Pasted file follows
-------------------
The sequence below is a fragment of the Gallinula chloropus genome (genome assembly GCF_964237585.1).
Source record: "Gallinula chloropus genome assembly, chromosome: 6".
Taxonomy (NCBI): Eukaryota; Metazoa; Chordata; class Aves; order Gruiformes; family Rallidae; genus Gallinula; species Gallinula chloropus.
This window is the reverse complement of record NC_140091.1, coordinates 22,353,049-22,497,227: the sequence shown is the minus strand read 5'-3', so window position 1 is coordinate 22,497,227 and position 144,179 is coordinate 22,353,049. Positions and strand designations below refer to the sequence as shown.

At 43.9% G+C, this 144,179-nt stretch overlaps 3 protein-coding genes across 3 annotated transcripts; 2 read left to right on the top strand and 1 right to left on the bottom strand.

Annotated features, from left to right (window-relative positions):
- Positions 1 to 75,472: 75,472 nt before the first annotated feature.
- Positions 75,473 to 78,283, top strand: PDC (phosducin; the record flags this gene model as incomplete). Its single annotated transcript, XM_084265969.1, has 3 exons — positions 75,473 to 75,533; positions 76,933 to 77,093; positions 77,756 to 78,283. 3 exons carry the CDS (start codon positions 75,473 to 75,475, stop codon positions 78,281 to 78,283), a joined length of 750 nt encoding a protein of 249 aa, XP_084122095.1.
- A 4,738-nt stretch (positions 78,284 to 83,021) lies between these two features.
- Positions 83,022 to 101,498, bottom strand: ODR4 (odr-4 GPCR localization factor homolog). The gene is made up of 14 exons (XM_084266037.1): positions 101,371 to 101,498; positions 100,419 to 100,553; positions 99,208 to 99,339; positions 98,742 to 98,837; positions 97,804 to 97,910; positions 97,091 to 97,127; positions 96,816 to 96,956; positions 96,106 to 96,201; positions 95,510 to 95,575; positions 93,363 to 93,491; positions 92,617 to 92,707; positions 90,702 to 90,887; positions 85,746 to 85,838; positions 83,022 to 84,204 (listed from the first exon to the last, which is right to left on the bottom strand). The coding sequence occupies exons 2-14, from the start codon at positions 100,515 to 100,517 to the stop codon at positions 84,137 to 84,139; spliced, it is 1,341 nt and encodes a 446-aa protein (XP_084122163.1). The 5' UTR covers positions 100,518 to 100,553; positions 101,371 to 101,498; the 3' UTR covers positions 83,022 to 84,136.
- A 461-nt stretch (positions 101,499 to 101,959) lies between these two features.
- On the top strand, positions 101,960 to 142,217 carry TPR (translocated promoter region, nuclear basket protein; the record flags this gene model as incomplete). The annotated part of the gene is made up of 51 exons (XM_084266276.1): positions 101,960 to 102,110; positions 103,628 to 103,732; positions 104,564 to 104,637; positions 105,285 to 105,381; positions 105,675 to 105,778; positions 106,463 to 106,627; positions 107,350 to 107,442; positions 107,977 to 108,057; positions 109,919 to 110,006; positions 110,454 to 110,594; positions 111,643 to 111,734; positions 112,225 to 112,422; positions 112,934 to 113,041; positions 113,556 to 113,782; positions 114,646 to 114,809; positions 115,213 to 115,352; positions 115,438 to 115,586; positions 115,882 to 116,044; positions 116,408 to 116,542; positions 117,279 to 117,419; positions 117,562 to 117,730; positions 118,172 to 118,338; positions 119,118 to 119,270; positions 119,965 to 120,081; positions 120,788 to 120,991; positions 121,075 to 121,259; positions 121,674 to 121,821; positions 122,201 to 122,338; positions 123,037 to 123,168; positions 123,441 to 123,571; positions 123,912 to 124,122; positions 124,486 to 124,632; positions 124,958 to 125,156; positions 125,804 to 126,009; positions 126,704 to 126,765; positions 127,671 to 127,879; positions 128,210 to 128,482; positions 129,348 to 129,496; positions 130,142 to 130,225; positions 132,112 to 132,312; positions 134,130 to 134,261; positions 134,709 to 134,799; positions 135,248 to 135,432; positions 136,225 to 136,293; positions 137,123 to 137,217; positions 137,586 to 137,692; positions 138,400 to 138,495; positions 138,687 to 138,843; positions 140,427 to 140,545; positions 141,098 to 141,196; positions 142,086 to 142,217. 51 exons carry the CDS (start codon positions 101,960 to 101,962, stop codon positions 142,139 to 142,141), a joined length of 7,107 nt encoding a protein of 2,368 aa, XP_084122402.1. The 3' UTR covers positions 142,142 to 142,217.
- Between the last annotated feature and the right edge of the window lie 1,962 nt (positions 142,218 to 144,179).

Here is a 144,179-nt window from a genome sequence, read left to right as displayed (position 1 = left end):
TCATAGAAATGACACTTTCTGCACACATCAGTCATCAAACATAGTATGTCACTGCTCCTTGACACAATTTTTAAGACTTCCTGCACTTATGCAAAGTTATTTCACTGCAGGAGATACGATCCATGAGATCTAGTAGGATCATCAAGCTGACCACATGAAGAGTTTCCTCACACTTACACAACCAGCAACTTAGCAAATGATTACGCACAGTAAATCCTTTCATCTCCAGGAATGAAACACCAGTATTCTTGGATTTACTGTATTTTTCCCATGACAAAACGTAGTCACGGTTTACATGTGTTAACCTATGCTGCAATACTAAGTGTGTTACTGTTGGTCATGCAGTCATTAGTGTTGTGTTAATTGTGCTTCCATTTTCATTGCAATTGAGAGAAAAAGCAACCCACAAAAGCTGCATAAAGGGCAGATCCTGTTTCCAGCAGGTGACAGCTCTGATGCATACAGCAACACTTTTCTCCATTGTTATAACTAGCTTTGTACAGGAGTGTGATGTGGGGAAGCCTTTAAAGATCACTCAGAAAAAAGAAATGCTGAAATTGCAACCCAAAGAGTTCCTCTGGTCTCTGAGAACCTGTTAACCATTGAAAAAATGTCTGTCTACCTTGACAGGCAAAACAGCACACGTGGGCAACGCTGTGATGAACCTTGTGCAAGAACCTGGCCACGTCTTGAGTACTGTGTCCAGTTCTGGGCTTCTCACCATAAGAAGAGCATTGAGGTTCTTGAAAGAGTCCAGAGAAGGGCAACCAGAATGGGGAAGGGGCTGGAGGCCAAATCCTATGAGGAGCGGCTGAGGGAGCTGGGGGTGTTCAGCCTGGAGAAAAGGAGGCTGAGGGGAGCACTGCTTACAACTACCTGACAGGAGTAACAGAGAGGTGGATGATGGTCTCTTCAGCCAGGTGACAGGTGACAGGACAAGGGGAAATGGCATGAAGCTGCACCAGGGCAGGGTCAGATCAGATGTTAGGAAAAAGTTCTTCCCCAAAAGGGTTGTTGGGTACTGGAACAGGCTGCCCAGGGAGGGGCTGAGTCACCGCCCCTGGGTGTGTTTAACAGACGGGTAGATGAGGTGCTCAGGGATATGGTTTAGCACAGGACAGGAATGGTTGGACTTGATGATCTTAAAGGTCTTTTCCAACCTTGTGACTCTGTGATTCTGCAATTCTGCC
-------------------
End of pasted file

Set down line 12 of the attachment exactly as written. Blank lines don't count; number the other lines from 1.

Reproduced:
- On the top strand, positions 101,960 to 142,217 carry TPR (translocated promoter region, nuclear basket protein; the record flags this gene model as incomplete). The annotated part of the gene is made up of 51 exons (XM_084266276.1): positions 101,960 to 102,110; positions 103,628 to 103,732; positions 104,564 to 104,637; positions 105,285 to 105,381; positions 105,675 to 105,778; positions 106,463 to 106,627; positions 107,350 to 107,442; positions 107,977 to 108,057; positions 109,919 to 110,006; positions 110,454 to 110,594; positions 111,643 to 111,734; positions 112,225 to 112,422; positions 112,934 to 113,041; positions 113,556 to 113,782; positions 114,646 to 114,809; positions 115,213 to 115,352; positions 115,438 to 115,586; positions 115,882 to 116,044; positions 116,408 to 116,542; positions 117,279 to 117,419; positions 117,562 to 117,730; positions 118,172 to 118,338; positions 119,118 to 119,270; positions 119,965 to 120,081; positions 120,788 to 120,991; positions 121,075 to 121,259; positions 121,674 to 121,821; positions 122,201 to 122,338; positions 123,037 to 123,168; positions 123,441 to 123,571; positions 123,912 to 124,122; positions 124,486 to 124,632; positions 124,958 to 125,156; positions 125,804 to 126,009; positions 126,704 to 126,765; positions 127,671 to 127,879; positions 128,210 to 128,482; positions 129,348 to 129,496; positions 130,142 to 130,225; positions 132,112 to 132,312; positions 134,130 to 134,261; positions 134,709 to 134,799; positions 135,248 to 135,432; positions 136,225 to 136,293; positions 137,123 to 137,217; positions 137,586 to 137,692; positions 138,400 to 138,495; positions 138,687 to 138,843; positions 140,427 to 140,545; positions 141,098 to 141,196; positions 142,086 to 142,217. 51 exons carry the CDS (start codon positions 101,960 to 101,962, stop codon positions 142,139 to 142,141), a joined length of 7,107 nt encoding a protein of 2,368 aa, XP_084122402.1. The 3' UTR covers positions 142,142 to 142,217.